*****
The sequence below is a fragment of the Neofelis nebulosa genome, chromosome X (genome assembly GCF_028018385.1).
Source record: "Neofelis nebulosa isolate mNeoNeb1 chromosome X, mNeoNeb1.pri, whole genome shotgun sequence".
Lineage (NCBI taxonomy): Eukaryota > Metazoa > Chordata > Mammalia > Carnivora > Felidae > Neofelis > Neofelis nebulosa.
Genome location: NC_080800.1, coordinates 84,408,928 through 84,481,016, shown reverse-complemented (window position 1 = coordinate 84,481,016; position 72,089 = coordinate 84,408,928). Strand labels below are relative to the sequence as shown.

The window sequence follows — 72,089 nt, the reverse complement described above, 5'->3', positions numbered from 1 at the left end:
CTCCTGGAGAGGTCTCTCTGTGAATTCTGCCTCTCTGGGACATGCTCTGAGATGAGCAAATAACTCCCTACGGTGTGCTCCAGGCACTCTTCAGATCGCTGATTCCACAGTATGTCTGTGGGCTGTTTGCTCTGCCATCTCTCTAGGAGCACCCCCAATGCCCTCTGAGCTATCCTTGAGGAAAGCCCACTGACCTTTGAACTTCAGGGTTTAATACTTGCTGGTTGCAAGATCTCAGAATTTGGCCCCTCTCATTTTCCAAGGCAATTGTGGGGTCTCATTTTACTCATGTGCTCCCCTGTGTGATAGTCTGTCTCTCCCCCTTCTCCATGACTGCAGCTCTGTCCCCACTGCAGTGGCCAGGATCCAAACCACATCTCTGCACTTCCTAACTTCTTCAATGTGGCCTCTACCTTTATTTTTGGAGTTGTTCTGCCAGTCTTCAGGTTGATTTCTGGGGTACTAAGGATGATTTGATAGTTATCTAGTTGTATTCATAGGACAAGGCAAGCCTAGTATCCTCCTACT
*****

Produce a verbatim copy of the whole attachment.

The sequence below is a fragment of the Neofelis nebulosa genome, chromosome X (genome assembly GCF_028018385.1).
Source record: "Neofelis nebulosa isolate mNeoNeb1 chromosome X, mNeoNeb1.pri, whole genome shotgun sequence".
Lineage (NCBI taxonomy): Eukaryota > Metazoa > Chordata > Mammalia > Carnivora > Felidae > Neofelis > Neofelis nebulosa.
Genome location: NC_080800.1, coordinates 84,408,928 through 84,481,016, shown reverse-complemented (window position 1 = coordinate 84,481,016; position 72,089 = coordinate 84,408,928). Strand labels below are relative to the sequence as shown.

The window sequence follows — 72,089 nt, the reverse complement described above, 5'->3', positions numbered from 1 at the left end:
CTCCTGGAGAGGTCTCTCTGTGAATTCTGCCTCTCTGGGACATGCTCTGAGATGAGCAAATAACTCCCTACGGTGTGCTCCAGGCACTCTTCAGATCGCTGATTCCACAGTATGTCTGTGGGCTGTTTGCTCTGCCATCTCTCTAGGAGCACCCCCAATGCCCTCTGAGCTATCCTTGAGGAAAGCCCACTGACCTTTGAACTTCAGGGTTTAATACTTGCTGGTTGCAAGATCTCAGAATTTGGCCCCTCTCATTTTCCAAGGCAATTGTGGGGTCTCATTTTACTCATGTGCTCCCCTGTGTGATAGTCTGTCTCTCCCCCTTCTCCATGACTGCAGCTCTGTCCCCACTGCAGTGGCCAGGATCCAAACCACATCTCTGCACTTCCTAACTTCTTCAATGTGGCCTCTACCTTTATTTTTGGAGTTGTTCTGCCAGTCTTCAGGTTGATTTCTGGGGTACTAAGGATGATTTGATAGTTATCTAGTTGTATTCATAGGACAAGGCAAGCCTAGTATCCTCCTACT